Sporting film of the day – Murphy’s Stroke
From robo-heavyweights to angry ice-skaters, sports movies occupy a peculiar and often frankly unwatchable place in the annals of Hollywood history.
Amid global lockdown, the PA news agency runs a daily rule over some of the films that might provide that much-needed sporting fix – and those that absolutely shouldn’t.
MURPHY’S STROKE (1980)
The film is based on the true story of an audacious gamble which was almost pulled off by millionaire Cork-based businessman Tony Murphy. His plan was to switch an ordinary horse for the promising Gay Future and run it in a low-level race at Cartmel in Cumbria. Bets were to be placed in doubles and trebles with two other horses trained by Anthony Collins, based in Scotland, but there was never an intention of running the other two (they never left the yard, a decision which would come back to haunt the crew) meaning all wagers would be settled as single win bets on Gay Future.
The brains behind the plot was Tony Murphy, played by famous Irish actor Niall Toibin. Toibin, also a comedian, enjoyed a long and successful career which included TV hits Brideshead Revisited and Ballykissangel as well as big-screen belters Far And Away (with Tom Cruise and Nicole Kidman) and Veronica Guerin – in which he starred alongside Cate Blanchett. He was honoured with a lifetime achievement award by the Irish Film and Television Academy in 2011. Toibin was 89 when he died in 2019. Pierce Brosnan was almost unheard of when he landed his role as trainer Edward O’Grady, before he went on to star in the likes of Mrs Doubtfire, Dante’s Peak and The Thomas Crown Affair as well as four outings as James Bond. The part of Anthony Collins was played by James Donnelly – who had appeared in The Avengers, Coronation Street and Z Cars.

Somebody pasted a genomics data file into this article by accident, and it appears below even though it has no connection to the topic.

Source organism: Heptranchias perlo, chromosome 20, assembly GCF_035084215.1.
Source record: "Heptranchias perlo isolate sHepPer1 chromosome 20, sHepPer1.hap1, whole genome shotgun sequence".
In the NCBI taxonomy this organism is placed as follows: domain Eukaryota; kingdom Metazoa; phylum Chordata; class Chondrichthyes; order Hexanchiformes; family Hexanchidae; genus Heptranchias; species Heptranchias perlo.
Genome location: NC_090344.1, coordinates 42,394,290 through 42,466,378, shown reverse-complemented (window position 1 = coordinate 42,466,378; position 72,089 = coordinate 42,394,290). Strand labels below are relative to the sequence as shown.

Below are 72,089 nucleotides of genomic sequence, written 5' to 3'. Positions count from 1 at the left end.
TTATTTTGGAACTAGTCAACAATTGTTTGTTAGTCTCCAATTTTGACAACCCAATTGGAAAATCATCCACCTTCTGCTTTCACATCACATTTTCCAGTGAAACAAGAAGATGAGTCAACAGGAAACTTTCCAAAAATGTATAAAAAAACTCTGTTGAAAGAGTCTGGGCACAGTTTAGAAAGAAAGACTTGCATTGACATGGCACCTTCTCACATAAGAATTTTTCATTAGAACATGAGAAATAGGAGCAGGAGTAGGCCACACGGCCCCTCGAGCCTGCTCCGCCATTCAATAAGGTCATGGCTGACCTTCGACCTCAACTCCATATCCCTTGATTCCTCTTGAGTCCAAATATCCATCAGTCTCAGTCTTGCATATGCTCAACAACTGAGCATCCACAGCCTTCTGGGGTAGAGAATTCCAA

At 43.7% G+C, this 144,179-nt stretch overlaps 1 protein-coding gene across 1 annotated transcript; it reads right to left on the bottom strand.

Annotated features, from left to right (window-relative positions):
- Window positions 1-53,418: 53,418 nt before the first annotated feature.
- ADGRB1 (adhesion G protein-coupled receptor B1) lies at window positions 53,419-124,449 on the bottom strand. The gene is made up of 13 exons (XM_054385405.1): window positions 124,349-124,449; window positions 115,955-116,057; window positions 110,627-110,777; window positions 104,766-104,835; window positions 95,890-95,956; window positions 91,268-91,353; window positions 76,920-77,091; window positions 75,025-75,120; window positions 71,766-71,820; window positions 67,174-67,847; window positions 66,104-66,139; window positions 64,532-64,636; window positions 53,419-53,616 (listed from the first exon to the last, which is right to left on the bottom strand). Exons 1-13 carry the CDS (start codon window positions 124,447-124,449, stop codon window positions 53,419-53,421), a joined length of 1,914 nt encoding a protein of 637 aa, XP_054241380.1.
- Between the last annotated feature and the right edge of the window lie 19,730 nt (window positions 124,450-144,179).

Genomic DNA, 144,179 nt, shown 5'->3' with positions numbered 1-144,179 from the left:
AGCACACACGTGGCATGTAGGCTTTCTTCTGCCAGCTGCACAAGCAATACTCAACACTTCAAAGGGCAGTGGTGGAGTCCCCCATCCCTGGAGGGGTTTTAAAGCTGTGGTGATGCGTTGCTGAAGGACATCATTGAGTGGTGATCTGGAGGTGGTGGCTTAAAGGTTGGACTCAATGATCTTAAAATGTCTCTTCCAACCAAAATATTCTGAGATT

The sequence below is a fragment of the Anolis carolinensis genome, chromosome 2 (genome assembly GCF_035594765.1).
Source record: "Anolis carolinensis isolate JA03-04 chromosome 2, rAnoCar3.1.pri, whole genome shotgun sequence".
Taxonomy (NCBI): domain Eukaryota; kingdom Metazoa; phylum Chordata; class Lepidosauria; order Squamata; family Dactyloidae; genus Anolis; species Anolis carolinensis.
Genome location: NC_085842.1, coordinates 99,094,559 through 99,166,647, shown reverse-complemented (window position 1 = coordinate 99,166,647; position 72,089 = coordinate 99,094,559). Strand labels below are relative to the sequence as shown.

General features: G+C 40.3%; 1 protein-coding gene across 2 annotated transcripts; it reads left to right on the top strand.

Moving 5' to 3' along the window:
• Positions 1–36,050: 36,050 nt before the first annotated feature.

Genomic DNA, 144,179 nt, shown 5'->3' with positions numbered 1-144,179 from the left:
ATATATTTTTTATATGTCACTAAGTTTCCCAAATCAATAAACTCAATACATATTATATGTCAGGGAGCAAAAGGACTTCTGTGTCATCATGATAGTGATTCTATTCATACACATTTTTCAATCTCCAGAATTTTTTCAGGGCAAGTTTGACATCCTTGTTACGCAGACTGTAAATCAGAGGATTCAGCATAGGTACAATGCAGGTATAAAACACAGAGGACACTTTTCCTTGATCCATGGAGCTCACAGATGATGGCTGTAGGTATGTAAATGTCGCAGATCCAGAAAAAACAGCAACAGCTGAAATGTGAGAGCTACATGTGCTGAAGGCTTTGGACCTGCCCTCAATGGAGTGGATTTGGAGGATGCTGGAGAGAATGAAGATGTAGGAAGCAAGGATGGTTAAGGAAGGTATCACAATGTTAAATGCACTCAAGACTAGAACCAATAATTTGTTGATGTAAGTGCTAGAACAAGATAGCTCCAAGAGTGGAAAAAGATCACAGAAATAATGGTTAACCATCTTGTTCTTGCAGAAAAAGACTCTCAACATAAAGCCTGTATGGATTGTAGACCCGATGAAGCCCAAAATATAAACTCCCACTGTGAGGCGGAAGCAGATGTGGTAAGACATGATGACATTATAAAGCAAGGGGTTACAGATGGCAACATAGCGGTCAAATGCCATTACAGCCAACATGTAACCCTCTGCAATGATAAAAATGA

Did you know?
In 2014 Cartmel racecourse celebrated the anniversary of the coup by inviting Anthony Collins to the track to tell of his part in the plot. While many would have shied away from the publicity, Collins proclaimed: “I don’t regret it. I’ve done worse in my life.”
Murphy’s Stroke is thoroughly enjoyable, and an interest in horse racing is far from essential to agree. A short movie at just over 70 minutes, you might find it hard to believe it could happen if you did not already know that it had. The plan involves switching horses on the M6, blocking the one and only phone line at Cartmel racecourse and taking the bookies to the cleaners. It would have worked perfectly if Collins had not decided to leave the two non-runners at his yard all afternoon, a fact his housekeeper let slip to an inquisitive journalist. That prevented the bookmakers from paying out and led to Murphy and Collins being convicted at Preston Crown Court and barred from British racecourses for 10 years. To this day, O’Grady refuses to talk about his part in the plan.
“We didn’t do it for the money – we did it for the craic”